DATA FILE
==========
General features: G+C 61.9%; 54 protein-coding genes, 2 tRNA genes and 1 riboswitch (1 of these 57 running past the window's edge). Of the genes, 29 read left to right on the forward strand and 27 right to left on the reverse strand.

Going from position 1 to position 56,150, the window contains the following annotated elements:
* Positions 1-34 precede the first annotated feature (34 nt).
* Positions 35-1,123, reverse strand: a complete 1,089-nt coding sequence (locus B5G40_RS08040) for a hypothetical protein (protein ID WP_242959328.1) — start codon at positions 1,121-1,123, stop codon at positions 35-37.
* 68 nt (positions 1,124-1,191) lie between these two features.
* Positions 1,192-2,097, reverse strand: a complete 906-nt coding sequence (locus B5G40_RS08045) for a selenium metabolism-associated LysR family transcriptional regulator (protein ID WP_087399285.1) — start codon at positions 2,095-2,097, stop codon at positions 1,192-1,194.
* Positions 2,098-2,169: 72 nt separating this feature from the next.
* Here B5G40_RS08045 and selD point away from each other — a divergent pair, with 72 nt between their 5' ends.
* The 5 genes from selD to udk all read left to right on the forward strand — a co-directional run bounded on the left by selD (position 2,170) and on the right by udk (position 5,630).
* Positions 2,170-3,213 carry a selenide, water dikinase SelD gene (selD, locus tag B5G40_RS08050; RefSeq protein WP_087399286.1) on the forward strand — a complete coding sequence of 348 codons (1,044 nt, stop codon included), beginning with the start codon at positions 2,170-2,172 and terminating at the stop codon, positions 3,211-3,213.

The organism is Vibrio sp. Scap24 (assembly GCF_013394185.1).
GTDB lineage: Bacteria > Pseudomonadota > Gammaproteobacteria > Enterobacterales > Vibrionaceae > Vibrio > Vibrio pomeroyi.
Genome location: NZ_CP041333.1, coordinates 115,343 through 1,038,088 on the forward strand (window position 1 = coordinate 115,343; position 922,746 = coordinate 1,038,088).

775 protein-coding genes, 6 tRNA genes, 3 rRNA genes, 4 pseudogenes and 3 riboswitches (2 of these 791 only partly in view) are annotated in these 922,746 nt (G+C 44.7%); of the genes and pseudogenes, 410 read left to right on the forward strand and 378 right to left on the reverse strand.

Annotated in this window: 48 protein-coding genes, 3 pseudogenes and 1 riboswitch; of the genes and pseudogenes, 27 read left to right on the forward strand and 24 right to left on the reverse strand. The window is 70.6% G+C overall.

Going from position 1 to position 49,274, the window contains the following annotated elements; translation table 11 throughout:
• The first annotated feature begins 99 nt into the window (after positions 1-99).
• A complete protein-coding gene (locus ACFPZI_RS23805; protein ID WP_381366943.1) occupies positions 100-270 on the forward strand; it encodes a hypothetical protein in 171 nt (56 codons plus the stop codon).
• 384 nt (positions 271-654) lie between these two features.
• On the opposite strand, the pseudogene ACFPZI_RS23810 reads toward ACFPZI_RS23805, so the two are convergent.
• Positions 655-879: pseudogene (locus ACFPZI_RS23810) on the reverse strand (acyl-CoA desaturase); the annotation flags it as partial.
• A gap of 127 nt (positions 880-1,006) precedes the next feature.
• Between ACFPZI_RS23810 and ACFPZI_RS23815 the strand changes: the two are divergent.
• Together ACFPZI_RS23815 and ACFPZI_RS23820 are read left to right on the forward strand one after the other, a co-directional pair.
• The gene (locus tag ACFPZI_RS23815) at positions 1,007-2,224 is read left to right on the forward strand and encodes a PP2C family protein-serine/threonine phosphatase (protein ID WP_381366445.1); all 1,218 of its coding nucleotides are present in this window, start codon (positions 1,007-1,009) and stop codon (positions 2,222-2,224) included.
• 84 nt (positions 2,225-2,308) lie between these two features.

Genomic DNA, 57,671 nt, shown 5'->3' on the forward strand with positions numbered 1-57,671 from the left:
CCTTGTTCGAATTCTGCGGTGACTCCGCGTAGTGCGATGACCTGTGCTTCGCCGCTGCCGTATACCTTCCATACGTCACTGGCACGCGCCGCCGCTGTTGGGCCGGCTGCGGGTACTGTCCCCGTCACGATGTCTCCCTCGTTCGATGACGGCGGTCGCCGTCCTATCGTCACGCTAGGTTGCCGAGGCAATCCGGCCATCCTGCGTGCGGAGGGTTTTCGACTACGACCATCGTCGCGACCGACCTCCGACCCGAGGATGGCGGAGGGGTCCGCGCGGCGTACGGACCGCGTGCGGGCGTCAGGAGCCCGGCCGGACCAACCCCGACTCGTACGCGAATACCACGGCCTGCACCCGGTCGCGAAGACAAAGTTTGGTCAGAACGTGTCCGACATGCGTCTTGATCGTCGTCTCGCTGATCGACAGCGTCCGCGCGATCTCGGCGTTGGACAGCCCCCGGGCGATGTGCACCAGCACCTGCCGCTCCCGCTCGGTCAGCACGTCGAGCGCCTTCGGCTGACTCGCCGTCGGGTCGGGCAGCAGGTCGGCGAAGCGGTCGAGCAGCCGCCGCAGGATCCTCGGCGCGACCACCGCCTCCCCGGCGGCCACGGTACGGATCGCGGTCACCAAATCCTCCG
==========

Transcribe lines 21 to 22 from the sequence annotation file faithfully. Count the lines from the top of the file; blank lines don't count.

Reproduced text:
• Positions 655-879: pseudogene (locus ACFPZI_RS23810) on the reverse strand (acyl-CoA desaturase); the annotation flags it as partial.
• A gap of 127 nt (positions 880-1,006) precedes the next feature.